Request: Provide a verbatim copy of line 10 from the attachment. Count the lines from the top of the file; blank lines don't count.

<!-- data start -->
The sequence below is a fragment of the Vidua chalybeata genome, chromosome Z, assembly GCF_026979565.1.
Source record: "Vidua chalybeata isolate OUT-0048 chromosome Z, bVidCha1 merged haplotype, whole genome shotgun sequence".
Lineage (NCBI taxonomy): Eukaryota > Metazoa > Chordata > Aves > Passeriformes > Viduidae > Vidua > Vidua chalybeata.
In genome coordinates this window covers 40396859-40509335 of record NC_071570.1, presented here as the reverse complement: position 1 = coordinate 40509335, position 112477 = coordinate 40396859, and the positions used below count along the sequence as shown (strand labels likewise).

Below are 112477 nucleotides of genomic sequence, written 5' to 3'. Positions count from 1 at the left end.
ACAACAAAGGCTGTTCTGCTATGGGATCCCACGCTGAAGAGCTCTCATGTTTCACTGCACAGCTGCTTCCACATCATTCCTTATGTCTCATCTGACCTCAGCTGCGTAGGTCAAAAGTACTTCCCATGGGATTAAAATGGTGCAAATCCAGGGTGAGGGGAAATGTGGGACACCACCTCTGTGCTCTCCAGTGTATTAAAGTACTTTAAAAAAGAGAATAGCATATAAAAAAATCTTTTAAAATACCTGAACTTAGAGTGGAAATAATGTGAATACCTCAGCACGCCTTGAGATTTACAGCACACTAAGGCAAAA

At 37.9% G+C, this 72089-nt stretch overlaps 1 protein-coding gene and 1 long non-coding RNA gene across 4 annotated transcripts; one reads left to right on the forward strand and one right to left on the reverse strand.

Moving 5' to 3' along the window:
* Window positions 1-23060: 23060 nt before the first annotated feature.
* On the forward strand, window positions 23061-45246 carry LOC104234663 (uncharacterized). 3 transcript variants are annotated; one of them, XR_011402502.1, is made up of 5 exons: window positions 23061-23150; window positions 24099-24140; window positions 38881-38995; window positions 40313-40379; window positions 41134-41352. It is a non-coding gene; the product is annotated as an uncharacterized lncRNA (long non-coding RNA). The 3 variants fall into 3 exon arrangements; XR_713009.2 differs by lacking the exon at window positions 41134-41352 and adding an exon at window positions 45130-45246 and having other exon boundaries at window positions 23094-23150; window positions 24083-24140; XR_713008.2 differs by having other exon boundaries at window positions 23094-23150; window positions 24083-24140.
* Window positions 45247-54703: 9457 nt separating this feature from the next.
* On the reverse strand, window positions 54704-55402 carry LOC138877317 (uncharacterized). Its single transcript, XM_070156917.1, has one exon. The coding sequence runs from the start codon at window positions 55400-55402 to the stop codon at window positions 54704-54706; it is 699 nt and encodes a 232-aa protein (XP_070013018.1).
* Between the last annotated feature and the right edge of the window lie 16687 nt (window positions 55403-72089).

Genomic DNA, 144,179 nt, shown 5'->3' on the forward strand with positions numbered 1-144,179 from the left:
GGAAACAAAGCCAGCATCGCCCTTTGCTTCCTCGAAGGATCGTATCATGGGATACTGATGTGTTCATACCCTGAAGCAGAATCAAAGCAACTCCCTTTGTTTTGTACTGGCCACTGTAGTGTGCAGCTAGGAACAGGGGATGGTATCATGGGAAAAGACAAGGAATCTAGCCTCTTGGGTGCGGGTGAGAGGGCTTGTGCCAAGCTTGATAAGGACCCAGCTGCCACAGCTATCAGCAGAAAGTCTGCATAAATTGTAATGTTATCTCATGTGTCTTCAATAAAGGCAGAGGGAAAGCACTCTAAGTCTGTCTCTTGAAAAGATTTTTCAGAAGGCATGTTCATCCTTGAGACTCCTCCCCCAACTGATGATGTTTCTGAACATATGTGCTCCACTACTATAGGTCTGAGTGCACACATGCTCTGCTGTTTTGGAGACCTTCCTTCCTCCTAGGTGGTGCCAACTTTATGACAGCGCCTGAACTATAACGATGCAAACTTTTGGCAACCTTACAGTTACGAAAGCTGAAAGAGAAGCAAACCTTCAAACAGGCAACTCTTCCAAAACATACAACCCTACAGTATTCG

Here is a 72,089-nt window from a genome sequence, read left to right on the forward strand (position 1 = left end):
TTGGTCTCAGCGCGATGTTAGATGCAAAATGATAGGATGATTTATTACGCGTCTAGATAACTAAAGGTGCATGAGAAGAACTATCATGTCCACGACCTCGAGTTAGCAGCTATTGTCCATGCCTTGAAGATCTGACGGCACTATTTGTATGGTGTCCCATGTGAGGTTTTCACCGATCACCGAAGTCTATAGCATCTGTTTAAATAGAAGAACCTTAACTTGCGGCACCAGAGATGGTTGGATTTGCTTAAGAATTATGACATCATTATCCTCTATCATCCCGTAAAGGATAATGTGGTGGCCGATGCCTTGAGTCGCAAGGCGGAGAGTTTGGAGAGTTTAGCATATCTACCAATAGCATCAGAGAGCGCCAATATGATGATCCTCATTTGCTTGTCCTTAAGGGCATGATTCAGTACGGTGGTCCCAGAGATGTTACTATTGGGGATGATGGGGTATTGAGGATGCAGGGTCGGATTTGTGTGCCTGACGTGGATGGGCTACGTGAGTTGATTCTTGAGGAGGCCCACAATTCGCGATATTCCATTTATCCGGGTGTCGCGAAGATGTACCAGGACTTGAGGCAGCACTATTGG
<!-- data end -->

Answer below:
* On the forward strand, window positions 23061-45246 carry LOC104234663 (uncharacterized). 3 transcript variants are annotated; one of them, XR_011402502.1, is made up of 5 exons: window positions 23061-23150; window positions 24099-24140; window positions 38881-38995; window positions 40313-40379; window positions 41134-41352. It is a non-coding gene; the product is annotated as an uncharacterized lncRNA (long non-coding RNA). The 3 variants fall into 3 exon arrangements; XR_713009.2 differs by lacking the exon at window positions 41134-41352 and adding an exon at window positions 45130-45246 and having other exon boundaries at window positions 23094-23150; window positions 24083-24140; XR_713008.2 differs by having other exon boundaries at window positions 23094-23150; window positions 24083-24140.